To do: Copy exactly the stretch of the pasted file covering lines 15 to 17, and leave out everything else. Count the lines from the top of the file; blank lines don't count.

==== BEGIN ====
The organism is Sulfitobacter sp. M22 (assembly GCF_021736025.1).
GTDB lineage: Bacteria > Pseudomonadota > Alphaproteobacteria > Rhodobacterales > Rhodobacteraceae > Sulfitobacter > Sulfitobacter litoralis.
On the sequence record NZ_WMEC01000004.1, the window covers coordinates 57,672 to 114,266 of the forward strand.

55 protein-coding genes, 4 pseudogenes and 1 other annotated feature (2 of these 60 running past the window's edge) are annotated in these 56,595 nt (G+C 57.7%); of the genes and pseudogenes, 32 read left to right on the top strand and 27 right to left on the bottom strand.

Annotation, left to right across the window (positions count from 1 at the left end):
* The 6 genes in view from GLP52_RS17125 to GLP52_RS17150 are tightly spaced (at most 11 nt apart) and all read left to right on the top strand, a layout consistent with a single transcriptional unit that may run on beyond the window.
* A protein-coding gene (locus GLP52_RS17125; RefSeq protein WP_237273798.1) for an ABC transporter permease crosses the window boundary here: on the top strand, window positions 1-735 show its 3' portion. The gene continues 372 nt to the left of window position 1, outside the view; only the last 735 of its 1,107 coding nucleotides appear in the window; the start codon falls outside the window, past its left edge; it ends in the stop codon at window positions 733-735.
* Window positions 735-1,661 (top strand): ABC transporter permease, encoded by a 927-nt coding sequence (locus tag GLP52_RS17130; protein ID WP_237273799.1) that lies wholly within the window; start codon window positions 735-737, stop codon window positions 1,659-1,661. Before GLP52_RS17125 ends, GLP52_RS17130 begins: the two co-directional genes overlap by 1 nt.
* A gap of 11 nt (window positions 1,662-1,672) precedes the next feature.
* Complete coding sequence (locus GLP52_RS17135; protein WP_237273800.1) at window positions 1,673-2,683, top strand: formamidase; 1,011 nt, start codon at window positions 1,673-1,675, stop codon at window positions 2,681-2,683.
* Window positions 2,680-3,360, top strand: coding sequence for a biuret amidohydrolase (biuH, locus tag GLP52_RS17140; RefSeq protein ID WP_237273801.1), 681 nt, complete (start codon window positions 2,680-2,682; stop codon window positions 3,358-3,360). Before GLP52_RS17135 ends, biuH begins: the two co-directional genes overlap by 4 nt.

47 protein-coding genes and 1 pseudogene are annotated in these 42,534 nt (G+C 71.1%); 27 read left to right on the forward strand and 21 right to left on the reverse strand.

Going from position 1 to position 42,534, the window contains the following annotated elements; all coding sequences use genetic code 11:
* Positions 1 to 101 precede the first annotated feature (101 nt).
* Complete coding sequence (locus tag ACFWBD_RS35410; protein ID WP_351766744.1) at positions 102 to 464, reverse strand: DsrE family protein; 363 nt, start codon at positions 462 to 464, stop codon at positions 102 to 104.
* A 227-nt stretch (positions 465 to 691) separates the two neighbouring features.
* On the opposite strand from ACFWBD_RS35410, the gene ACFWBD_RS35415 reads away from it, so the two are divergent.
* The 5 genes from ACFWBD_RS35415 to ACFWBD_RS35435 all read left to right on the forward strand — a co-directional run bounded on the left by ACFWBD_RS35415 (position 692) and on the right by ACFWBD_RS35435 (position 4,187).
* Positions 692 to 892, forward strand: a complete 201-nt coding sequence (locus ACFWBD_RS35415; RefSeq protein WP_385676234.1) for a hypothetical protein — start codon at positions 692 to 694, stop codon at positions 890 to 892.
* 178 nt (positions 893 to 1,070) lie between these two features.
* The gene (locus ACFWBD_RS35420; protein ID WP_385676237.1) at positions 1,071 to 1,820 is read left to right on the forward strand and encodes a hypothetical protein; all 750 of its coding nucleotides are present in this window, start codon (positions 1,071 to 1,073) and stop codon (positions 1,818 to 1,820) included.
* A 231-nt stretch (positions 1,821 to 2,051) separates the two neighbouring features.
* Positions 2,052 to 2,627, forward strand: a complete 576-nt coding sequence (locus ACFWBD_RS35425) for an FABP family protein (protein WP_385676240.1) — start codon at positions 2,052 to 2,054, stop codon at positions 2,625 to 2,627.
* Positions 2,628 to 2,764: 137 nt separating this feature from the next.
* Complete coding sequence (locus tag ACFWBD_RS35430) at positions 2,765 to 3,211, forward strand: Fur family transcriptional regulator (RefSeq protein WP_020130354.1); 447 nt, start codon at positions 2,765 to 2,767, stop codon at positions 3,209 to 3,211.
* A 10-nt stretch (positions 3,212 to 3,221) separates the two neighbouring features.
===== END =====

* Complete coding sequence (locus tag ACFWBD_RS35410; protein ID WP_351766744.1) at positions 102 to 464, reverse strand: DsrE family protein; 363 nt, start codon at positions 462 to 464, stop codon at positions 102 to 104.
* A 227-nt stretch (positions 465 to 691) separates the two neighbouring features.
* On the opposite strand from ACFWBD_RS35410, the gene ACFWBD_RS35415 reads away from it, so the two are divergent.